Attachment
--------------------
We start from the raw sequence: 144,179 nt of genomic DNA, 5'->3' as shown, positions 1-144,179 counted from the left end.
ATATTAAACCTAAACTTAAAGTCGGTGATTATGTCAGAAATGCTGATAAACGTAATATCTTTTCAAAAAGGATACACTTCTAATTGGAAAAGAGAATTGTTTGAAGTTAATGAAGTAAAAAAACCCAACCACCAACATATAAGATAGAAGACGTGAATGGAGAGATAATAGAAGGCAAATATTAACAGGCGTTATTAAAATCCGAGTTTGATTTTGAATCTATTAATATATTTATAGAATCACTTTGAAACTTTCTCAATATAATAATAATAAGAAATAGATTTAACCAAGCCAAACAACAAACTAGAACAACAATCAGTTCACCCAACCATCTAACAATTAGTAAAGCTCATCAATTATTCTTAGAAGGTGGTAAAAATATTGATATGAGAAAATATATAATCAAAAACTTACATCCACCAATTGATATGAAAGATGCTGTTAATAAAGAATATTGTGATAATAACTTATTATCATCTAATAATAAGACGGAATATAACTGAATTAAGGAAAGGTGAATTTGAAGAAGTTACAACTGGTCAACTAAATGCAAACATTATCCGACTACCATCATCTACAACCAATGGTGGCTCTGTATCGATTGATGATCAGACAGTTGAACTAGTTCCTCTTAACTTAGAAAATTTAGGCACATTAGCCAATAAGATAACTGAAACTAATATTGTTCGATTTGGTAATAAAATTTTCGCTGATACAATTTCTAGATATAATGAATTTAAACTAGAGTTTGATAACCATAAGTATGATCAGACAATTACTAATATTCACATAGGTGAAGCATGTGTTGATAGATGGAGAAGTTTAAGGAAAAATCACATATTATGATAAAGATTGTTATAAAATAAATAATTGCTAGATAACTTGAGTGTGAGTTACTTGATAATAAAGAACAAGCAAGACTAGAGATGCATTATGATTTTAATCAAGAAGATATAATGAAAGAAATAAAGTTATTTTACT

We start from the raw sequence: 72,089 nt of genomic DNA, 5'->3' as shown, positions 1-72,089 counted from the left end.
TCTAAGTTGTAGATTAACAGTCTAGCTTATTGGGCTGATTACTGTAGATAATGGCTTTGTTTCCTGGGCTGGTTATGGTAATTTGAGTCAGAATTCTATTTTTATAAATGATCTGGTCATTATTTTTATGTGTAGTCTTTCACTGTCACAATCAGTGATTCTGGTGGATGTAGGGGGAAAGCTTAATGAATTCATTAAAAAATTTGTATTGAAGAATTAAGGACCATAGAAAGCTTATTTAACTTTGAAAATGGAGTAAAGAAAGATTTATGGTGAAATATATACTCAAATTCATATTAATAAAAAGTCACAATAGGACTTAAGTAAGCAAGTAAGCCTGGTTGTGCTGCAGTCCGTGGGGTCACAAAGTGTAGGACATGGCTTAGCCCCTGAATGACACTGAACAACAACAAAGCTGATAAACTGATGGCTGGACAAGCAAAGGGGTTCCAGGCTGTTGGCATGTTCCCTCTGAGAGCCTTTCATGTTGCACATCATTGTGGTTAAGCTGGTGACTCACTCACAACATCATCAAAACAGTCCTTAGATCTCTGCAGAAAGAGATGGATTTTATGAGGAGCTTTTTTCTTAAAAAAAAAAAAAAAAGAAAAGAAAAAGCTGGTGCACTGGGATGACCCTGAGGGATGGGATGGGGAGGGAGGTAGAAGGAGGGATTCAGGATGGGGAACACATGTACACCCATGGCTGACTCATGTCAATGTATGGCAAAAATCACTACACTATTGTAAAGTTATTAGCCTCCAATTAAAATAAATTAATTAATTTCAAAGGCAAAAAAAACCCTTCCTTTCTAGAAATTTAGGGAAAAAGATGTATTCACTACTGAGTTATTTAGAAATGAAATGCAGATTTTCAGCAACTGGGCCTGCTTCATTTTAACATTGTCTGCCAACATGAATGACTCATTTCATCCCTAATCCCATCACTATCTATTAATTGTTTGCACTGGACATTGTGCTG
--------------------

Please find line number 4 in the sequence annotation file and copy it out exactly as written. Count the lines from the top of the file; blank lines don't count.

TCTAAGTTGTAGATTAACAGTCTAGCTTATTGGGCTGATTACTGTAGATAATGGCTTTGTTTCCTGGGCTGGTTATGGTAATTTGAGTCAGAATTCTATTTTTATAAATGATCTGGTCATTATTTTTATGTGTAGTCTTTCACTGTCACAATCAGTGATTCTGGTGGATGTAGGGGGAAAGCTTAATGAATTCATTAAAAAATTTGTATTGAAGAATTAAGGACCATAGAAAGCTTATTTAACTTTGAAAATGGAGTAAAGAAAGATTTATGGTGAAATATATACTCAAATTCATATTAATAAAAAGTCACAATAGGACTTAAGTAAGCAAGTAAGCCTGGTTGTGCTGCAGTCCGTGGGGTCACAAAGTGTAGGACATGGCTTAGCCCCTGAATGACACTGAACAACAACAAAGCTGATAAACTGATGGCTGGACAAGCAAAGGGGTTCCAGGCTGTTGGCATGTTCCCTCTGAGAGCCTTTCATGTTGCACATCATTGTGGTTAAGCTGGTGACTCACTCACAACATCATCAAAACAGTCCTTAGATCTCTGCAGAAAGAGATGGATTTTATGAGGAGCTTTTTTCTTAAAAAAAAAAAAAAAAGAAAAGAAAAAGCTGGTGCACTGGGATGACCCTGAGGGATGGGATGGGGAGGGAGGTAGAAGGAGGGATTCAGGATGGGGAACACATGTACACCCATGGCTGACTCATGTCAATGTATGGCAAAAATCACTACACTATTGTAAAGTTATTAGCCTCCAATTAAAATAAATTAATTAATTTCAAAGGCAAAAAAAACCCTTCCTTTCTAGAAATTTAGGGAAAAAGATGTATTCACTACTGAGTTATTTAGAAATGAAATGCAGATTTTCAGCAACTGGGCCTGCTTCATTTTAACATTGTCTGCCAACATGAATGACTCATTTCATCCCTAATCCCATCACTATCTATTAATTGTTTGCACTGGACATTGTGCTG